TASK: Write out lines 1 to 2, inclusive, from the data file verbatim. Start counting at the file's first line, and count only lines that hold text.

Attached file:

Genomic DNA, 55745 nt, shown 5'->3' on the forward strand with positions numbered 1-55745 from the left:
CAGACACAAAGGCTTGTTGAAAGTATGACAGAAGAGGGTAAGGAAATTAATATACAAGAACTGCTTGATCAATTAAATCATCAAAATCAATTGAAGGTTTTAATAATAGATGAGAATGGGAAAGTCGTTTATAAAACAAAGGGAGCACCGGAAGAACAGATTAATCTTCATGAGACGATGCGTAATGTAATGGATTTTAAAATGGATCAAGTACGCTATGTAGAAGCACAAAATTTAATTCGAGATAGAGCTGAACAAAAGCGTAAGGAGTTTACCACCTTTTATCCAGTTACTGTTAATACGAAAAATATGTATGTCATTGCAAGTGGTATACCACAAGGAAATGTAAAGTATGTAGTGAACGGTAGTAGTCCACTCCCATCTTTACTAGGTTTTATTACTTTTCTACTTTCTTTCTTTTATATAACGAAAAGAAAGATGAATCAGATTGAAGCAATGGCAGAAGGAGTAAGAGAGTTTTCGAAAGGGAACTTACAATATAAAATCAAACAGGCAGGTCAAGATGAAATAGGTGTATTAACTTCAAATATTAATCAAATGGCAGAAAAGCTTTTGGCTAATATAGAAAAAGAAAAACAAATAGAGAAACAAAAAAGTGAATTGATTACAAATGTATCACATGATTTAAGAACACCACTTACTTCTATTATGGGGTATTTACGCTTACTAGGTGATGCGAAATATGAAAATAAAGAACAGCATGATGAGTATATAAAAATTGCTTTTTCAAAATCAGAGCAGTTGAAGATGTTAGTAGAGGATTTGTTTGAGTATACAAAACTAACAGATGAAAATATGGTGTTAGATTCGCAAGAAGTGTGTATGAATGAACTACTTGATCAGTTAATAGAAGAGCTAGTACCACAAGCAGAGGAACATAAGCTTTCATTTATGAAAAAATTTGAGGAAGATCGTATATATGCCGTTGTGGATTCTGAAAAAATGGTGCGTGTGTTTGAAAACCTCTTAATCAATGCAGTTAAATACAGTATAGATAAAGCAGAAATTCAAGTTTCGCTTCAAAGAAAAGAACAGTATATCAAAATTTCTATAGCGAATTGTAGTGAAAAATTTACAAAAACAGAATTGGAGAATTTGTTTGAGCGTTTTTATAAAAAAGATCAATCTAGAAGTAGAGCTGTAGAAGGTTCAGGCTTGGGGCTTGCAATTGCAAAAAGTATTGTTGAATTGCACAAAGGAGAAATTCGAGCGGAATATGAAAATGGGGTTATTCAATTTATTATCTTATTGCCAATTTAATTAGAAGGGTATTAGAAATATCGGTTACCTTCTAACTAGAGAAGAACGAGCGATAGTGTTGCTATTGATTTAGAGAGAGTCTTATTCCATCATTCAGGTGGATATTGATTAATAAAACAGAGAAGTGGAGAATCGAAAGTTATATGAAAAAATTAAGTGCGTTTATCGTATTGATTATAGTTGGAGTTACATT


Genomic DNA, 55745 nt, shown 5'->3' on the forward strand with positions numbered 1-55745 from the left:
CAGACACAAAGGCTTGTTGAAAGTATGACAGAAGAGGGTAAGGAAATTAATATACAAGAACTGCTTGATCAATTAAATCATCAAAATCAATTGAAGGTTTTAATAATAGATGAGAATGGGAAAGTCGTTTATAAAACAAAGGGAGCACCGGAAGAACAGATTAATCTTCATGAGACGATGCGTAATGTAATGGATTTTAAAATGGATCAAGTACGCTATGTAGAAGCACAAAATTTAATTCGAGATAGAGCTGAACAAAAGCGTAAGGAGTTTACCACCTTTTATCCAGTTACTGTTAATACGAAAAATATGTATGTCATTGCAAGTGGTATACCACAAGGAAATGTAAAGTATGTAGTGAACGGTAGTAGTCCACTCCCATCTTTACTAGGTTTTATTACTTTTCTACTTTCTTTCTTTTATATAACGAAAAGAAAGATGAATCAGATTGAAGCAATGGCAGAAGGAGTAAGAGAGTTTTCGAAAGGGAACTTACAATATAAAATCAAACAGGCAGGTCAAGATGAAATAGGTGTATTAACTTCAAATATTAATCAAATGGCAGAAAAGCTTTTGGCTAATATAGAAAAAGAAAAACAAATAGAGAAACAAAAAAGTGAATTGATTACAAATGTATCACATGATTTAAGAACACCACTTACTTCTATTATGGGGTATTTACGCTTACTAGGTGATGCGAAATATGAAAATAAAGAACAGCATGATGAGTATATAAAAATTGCTTTTTCAAAATCAGAGCAGTTGAAGATGTTAGTAGAGGATTTGTTTGAGTATACAAAACTAACAGATGAAAATATGGTGTTAGATTCGCAAGAAGTGTGTATGAATGAACTACTTGATCAGTTAATAGAAGAGCTAGTACCACAAGCAGAGGAACATAAGCTTTCATTTATGAAAAAATTTGAGGAAGATCGTATATATGCCGTTGTGGATTCTGAAAAAATGGTGCGTGTGTTTGAAAACCTCTTAATCAATGCAGTTAAATACAGTATAGATAAAGCAGAAATTCAAGTTTCGCTTCAAAGAAAAGAACAGTATATCAAAATTTCTATAGCGAATTGTAGTGAAAAATTTACAAAAACAGAATTGGAGAATTTGTTTGAGCGTTTTTATAAAAAAGATCAATCTAGAAGTAGAGCTGTAGAAGGTTCAGGCTTGGGGCTTGCAATTGCAAAAAGTATTGTTGAATTGCACAAAGGAGAAATTCGAGCGGAATATGAAAATGGGGTTATTCAATTTATTATCTTATTGCCAATTTAATTAGAAGGGTATTAGAAATATCGGTTACCTTCTAACTAGAGAAGAACGAGCGATAGTGTTGCTATTGATTTAGAGAGAGTCTTATTCCATCATTCAGGTGGATATTGATTAATAAAACAGAGAAGTGGAGAATCGAAAGTTATATGAAAAAATTAAGTGCGTTTATCGTATTGATTATAGTTGGAGTTACATT